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Williams, Crispin Lawrence (2005) Interpreting the Wenxian covenant texts : methodological procedure and selected analysis. PhD thesis. SOAS University of London. DOI:

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The thesis interprets a selection of phrases from the Wenxian covenant texts, using a methodological procedure presented and discussed prior to the analysis. This is the first detailed study of these texts and the first attempt to describe and demonstrate a procedural approach for the analysis of an excavated Chinese text. These covenant texts, excavated in their thousands in 1980 - 81 from sixteen pits in Wenxian, Henan, were written on stone tablets using ink and brush. They have been dated to the early fifth century BC. A single covenant is repeated on many tablets, each individualized with the name of a covenantor. The covenants, which are highly formulaic, call on spirits to sanction various stipulations, mainly concerned with loyalty in serving the covenant lord and prohibitions on dealings with various named and un-named enemies. They are significant for our understanding of many aspects of early China, from script development to religious belief and political organization. In form and period they are very similar to the Houma covenant texts, excavated in 1965 at Houma, Shanxi. Chapter Two of the thesis presents the methodological procedure I constructed to analyse the Wenxian texts. A number of key terms used in the palaeographic analysis and transcription of characters are first defined and discussed. The methodological procedure is then set out. In Chapter Three this procedure is applied to the analysis of eighteen characters and the seven phrases in which they are found in the Wenxian texts. In the final chapter I conclude that the methodological procedure facilitated this analysis and I discuss methodological issues raised by the study. I suggest that this procedure is transferable to the analysis of other Zhou-period texts and that an awareness of the steps of the process can aid the assessment of transcriptions and annotations of published excavated texts.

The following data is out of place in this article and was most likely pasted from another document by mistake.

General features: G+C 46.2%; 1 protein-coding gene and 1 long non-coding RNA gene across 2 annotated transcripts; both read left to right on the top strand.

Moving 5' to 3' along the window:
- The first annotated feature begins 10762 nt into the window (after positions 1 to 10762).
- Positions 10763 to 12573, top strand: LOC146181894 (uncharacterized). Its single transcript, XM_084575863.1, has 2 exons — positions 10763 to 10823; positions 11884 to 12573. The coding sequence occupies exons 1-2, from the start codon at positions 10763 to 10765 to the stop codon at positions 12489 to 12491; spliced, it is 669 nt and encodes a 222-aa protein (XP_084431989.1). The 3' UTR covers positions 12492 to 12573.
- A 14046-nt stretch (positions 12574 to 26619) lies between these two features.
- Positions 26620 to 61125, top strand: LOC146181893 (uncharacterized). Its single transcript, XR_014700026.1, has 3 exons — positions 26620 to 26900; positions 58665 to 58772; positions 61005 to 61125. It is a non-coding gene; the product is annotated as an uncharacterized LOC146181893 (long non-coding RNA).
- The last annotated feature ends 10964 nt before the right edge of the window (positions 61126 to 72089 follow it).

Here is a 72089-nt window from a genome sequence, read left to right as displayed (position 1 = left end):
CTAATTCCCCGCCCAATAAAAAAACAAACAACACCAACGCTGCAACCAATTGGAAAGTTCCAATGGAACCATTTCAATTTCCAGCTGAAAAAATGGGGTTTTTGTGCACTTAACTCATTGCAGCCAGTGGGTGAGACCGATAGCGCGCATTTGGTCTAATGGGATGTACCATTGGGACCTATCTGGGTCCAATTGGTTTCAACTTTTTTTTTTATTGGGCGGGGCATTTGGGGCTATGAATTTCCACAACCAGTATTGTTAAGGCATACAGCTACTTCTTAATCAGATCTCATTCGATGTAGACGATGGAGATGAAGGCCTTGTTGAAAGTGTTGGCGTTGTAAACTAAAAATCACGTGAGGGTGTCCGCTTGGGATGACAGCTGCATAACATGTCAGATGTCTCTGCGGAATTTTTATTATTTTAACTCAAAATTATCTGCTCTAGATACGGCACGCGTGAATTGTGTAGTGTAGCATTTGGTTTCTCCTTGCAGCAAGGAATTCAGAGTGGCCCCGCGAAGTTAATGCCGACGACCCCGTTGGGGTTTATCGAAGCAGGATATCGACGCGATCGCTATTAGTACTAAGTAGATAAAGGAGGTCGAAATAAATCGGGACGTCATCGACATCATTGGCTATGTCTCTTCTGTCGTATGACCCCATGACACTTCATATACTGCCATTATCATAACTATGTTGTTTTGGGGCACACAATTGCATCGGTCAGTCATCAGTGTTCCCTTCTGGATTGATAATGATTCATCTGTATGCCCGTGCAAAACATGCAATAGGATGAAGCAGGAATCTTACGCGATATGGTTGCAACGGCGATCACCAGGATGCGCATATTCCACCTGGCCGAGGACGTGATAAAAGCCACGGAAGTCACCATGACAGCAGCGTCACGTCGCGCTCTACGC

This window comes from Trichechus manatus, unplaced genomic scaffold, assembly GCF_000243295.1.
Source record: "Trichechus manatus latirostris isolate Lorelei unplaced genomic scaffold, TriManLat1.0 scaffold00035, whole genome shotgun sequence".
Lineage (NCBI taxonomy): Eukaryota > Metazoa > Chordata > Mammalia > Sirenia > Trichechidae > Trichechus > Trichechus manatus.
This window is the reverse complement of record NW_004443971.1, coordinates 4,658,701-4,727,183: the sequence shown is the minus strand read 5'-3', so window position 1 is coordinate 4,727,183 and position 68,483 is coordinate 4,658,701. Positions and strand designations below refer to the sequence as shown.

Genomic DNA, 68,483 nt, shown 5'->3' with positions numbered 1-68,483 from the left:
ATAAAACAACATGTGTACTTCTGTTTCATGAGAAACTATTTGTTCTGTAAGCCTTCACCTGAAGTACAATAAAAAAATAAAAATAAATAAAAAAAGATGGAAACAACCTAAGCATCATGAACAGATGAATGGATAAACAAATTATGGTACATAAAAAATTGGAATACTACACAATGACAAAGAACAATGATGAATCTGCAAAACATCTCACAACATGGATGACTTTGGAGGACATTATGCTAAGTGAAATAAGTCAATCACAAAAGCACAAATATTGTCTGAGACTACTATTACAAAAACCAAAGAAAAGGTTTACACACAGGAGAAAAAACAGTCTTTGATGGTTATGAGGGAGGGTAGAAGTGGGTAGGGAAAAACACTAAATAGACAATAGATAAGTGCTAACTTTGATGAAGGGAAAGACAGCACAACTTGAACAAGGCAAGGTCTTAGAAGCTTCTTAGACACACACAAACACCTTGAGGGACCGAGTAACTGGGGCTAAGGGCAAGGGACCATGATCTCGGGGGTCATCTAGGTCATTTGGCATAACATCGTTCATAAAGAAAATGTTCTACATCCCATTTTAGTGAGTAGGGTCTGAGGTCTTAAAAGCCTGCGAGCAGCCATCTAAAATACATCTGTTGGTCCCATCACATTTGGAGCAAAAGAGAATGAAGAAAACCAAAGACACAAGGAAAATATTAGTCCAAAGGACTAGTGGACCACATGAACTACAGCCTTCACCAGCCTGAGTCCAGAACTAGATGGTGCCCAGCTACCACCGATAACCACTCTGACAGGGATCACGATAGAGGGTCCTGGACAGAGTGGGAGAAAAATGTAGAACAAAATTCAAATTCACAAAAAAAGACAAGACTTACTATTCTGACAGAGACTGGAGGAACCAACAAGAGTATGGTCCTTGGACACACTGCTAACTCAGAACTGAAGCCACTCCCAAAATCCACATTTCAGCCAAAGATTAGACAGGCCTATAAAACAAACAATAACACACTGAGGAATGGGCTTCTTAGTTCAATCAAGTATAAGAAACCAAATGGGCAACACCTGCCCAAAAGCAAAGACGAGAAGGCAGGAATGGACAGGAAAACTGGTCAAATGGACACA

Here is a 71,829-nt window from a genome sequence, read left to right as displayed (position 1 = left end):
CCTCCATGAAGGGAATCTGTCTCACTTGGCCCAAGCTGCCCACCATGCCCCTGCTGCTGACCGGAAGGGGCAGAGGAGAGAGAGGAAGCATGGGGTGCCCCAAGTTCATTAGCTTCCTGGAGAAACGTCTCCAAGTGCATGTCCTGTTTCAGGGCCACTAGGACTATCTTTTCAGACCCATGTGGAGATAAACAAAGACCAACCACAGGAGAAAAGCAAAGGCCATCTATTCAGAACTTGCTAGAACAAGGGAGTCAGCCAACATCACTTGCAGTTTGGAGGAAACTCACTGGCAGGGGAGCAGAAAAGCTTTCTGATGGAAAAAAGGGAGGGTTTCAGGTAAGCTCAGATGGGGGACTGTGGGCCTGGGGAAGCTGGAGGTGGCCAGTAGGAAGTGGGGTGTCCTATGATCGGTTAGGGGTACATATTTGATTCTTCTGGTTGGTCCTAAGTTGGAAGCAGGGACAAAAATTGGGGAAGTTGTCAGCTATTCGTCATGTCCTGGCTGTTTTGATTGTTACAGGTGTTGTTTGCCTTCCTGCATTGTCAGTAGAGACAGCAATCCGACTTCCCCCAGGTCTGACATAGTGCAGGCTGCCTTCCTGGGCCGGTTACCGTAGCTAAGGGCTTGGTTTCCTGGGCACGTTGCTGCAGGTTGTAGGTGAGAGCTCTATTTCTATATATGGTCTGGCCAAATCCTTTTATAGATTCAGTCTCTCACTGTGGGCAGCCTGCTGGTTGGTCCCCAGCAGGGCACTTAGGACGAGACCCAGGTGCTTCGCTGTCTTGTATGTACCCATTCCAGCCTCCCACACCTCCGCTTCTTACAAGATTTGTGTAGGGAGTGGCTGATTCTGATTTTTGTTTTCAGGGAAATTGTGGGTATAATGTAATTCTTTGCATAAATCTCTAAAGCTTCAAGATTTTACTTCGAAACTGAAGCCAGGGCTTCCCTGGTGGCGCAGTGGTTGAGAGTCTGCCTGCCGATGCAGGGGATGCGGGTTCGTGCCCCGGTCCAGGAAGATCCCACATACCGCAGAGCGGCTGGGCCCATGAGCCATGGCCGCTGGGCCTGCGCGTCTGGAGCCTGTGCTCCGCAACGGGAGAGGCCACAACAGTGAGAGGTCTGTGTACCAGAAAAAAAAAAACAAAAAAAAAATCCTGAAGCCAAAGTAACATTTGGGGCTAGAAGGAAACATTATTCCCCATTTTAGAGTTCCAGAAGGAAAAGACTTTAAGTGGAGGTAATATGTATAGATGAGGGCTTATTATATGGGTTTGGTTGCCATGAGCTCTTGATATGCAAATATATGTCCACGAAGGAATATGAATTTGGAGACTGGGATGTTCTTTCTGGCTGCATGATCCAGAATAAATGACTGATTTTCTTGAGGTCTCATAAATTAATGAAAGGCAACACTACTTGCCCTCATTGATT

Item Type: Theses (PhD)
Additional Information: Thesis digitised by Proquest LLC
SOAS Departments & Centres: SOAS Research Theses
Copyright Statement: © The Author
DOI (Digital Object Identifier):
Date Deposited: 08 Aug 2018 13:41

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